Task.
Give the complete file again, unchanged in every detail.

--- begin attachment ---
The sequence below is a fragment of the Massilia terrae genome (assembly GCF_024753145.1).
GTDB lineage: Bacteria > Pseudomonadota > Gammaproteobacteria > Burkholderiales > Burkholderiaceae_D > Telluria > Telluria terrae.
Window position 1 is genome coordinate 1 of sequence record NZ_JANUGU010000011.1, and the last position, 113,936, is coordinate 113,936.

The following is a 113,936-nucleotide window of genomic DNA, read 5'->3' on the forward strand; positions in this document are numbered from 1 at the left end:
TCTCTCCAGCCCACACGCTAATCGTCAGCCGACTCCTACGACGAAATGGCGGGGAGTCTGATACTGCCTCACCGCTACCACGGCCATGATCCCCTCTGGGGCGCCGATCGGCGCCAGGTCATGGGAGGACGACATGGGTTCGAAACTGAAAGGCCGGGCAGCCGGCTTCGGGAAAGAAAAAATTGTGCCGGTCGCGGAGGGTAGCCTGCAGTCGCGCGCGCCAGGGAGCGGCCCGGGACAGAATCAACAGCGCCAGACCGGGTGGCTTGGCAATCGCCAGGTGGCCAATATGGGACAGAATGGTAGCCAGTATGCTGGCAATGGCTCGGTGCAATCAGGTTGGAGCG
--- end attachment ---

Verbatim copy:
The sequence below is a fragment of the Massilia terrae genome (assembly GCF_024753145.1).
GTDB lineage: Bacteria > Pseudomonadota > Gammaproteobacteria > Burkholderiales > Burkholderiaceae_D > Telluria > Telluria terrae.
Window position 1 is genome coordinate 1 of sequence record NZ_JANUGU010000011.1, and the last position, 113,936, is coordinate 113,936.

The following is a 113,936-nucleotide window of genomic DNA, read 5'->3' on the forward strand; positions in this document are numbered from 1 at the left end:
TCTCTCCAGCCCACACGCTAATCGTCAGCCGACTCCTACGACGAAATGGCGGGGAGTCTGATACTGCCTCACCGCTACCACGGCCATGATCCCCTCTGGGGCGCCGATCGGCGCCAGGTCATGGGAGGACGACATGGGTTCGAAACTGAAAGGCCGGGCAGCCGGCTTCGGGAAAGAAAAAATTGTGCCGGTCGCGGAGGGTAGCCTGCAGTCGCGCGCGCCAGGGAGCGGCCCGGGACAGAATCAACAGCGCCAGACCGGGTGGCTTGGCAATCGCCAGGTGGCCAATATGGGACAGAATGGTAGCCAGTATGCTGGCAATGGCTCGGTGCAATCAGGTTGGAGCG